- Cross-Site-Scripting (XSS)
- In case of XSS, the attacker makes the victim’s browser execute a script (mostly ) that has been injected by the attacker while visiting a trusted web site. The attacker has several ways of injecting the into a web site that the victim trusts. Also check
- used to steal hijack user session
- steal sensitive information
- PII data
- conduct phishing attacks
- install a keylogger on the site affected by XSS
- Reading JWTs from localStorage
- don’t store in the local storage
- Cross Frame Scripting
- Cross-Frame Scripting (XFS) is an attack that combines malicious with an iframe that loads a legitimate page in an effort to steal data from an unsuspecting user
X-Frame-Options HTTP response header can be used to indicate whether or not a browser should be allowed to render a page in a
- validate input
- process of ensuring an application is rendering the correct data and preventing malicious data from doing harm to the site, database, and users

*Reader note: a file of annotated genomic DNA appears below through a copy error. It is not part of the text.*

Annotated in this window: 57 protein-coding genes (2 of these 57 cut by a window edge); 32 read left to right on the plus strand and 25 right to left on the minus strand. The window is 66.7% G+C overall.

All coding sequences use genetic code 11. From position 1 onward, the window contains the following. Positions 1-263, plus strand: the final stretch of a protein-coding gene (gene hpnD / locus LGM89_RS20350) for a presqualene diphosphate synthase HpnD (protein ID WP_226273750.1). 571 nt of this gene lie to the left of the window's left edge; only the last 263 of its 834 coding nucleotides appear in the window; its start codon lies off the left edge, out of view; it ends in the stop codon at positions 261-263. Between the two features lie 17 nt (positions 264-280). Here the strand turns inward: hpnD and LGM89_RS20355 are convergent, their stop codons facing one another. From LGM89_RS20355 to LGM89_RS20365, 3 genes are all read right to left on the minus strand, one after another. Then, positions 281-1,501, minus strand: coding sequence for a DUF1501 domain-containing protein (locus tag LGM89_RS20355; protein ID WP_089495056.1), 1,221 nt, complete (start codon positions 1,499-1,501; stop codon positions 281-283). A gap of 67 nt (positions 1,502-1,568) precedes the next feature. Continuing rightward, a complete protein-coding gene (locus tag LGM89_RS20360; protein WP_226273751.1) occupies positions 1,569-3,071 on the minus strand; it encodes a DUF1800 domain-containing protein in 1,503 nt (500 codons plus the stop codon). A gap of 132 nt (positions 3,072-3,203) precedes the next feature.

- sanitize data
- escape data
- The purpose of the flag is to make the value of the cookie unavailable from , so that it can not be stolen if there is a XSS vulnerability.
The HTTP Content-Security-Policy response header allows web site administrators to control resources the user agent is allowed to load for a given page. With a few exceptions, policies mostly involve specifying server origins and script endpoints
This policy allows images, scripts, AJAX, and CSS from the same origin, and does not allow any other resources to load (eg. object, frame, media, etc).
The X-XSS-Protection header is designed to enable the cross-site scripting (XSS) filter built into modern web browsers. This is usually enabled by default, but using it will enforce it.
1; mode=block value also enables the XSS Filter and rather than sanitize the page, when an XSS attack is detected, the browser will prevent rendering of the page